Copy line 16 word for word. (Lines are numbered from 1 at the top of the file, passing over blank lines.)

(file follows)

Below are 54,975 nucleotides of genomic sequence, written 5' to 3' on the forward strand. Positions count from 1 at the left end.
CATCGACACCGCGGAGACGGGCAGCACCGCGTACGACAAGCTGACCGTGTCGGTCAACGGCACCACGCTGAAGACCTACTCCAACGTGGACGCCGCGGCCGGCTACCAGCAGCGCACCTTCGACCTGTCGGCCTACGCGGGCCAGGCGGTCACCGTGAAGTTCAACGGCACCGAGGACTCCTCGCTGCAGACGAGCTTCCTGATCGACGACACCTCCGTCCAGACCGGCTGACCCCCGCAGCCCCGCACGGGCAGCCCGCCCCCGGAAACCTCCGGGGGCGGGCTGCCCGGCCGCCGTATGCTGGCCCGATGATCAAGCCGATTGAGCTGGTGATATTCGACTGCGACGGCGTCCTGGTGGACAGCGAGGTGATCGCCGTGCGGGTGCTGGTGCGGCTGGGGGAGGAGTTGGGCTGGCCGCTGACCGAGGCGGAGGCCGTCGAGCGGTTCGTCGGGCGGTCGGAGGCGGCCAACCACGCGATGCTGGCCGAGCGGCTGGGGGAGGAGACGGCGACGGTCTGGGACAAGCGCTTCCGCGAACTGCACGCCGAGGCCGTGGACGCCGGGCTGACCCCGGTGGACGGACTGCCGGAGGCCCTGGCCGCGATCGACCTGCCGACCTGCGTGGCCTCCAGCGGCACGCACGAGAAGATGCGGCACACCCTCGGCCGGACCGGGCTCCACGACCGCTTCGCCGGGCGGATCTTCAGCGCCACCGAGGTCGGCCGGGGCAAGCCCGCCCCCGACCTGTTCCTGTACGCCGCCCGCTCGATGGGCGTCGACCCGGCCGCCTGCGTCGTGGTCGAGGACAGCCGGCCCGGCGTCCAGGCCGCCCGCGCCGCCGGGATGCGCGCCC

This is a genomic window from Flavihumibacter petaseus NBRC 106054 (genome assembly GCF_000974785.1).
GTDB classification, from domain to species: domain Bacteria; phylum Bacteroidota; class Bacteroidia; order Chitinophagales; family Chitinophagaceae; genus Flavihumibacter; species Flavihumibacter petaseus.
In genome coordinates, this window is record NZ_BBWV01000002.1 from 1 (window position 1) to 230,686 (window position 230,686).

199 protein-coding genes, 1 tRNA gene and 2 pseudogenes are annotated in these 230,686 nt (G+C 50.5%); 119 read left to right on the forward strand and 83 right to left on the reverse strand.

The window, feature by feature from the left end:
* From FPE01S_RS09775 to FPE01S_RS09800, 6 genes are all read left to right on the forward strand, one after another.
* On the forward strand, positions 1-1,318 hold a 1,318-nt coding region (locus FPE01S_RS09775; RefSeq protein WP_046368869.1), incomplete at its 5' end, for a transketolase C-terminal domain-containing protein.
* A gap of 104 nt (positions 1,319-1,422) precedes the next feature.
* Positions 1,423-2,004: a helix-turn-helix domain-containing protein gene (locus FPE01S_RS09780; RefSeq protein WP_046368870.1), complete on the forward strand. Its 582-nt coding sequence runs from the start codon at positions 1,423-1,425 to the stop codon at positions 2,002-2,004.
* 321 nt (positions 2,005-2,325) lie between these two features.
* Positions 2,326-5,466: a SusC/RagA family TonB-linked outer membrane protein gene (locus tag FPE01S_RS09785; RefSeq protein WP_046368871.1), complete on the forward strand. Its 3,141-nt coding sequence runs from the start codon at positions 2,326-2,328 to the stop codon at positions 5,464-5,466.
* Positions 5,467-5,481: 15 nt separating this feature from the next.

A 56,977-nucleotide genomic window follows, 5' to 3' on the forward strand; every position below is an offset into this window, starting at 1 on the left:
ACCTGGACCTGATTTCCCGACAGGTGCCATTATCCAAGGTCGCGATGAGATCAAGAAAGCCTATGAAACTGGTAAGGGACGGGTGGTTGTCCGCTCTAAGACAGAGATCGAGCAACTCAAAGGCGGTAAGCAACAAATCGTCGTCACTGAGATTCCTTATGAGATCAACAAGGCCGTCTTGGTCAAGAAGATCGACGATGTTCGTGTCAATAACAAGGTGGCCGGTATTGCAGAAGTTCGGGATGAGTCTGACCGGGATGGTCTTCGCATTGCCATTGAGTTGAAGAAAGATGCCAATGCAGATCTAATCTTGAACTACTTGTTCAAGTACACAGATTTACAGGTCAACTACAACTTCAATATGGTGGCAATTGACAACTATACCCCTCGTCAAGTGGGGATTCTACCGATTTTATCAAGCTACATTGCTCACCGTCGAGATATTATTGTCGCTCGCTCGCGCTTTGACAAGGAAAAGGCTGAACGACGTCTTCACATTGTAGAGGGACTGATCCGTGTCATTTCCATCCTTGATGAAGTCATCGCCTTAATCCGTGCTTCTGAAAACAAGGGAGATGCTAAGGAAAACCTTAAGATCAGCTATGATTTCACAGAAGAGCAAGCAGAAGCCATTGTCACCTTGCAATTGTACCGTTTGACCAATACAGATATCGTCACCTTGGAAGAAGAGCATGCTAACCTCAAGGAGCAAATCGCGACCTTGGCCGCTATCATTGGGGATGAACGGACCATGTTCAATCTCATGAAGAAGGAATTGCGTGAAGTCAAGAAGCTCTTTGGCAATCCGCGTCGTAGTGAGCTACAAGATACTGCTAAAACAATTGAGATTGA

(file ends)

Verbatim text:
ACCTGGACCTGATTTCCCGACAGGTGCCATTATCCAAGGTCGCGATGAGATCAAGAAAGCCTATGAAACTGGTAAGGGACGGGTGGTTGTCCGCTCTAAGACAGAGATCGAGCAACTCAAAGGCGGTAAGCAACAAATCGTCGTCACTGAGATTCCTTATGAGATCAACAAGGCCGTCTTGGTCAAGAAGATCGACGATGTTCGTGTCAATAACAAGGTGGCCGGTATTGCAGAAGTTCGGGATGAGTCTGACCGGGATGGTCTTCGCATTGCCATTGAGTTGAAGAAAGATGCCAATGCAGATCTAATCTTGAACTACTTGTTCAAGTACACAGATTTACAGGTCAACTACAACTTCAATATGGTGGCAATTGACAACTATACCCCTCGTCAAGTGGGGATTCTACCGATTTTATCAAGCTACATTGCTCACCGTCGAGATATTATTGTCGCTCGCTCGCGCTTTGACAAGGAAAAGGCTGAACGACGTCTTCACATTGTAGAGGGACTGATCCGTGTCATTTCCATCCTTGATGAAGTCATCGCCTTAATCCGTGCTTCTGAAAACAAGGGAGATGCTAAGGAAAACCTTAAGATCAGCTATGATTTCACAGAAGAGCAAGCAGAAGCCATTGTCACCTTGCAATTGTACCGTTTGACCAATACAGATATCGTCACCTTGGAAGAAGAGCATGCTAACCTCAAGGAGCAAATCGCGACCTTGGCCGCTATCATTGGGGATGAACGGACCATGTTCAATCTCATGAAGAAGGAATTGCGTGAAGTCAAGAAGCTCTTTGGCAATCCGCGTCGTAGTGAGCTACAAGATACTGCTAAAACAATTGAGATTGA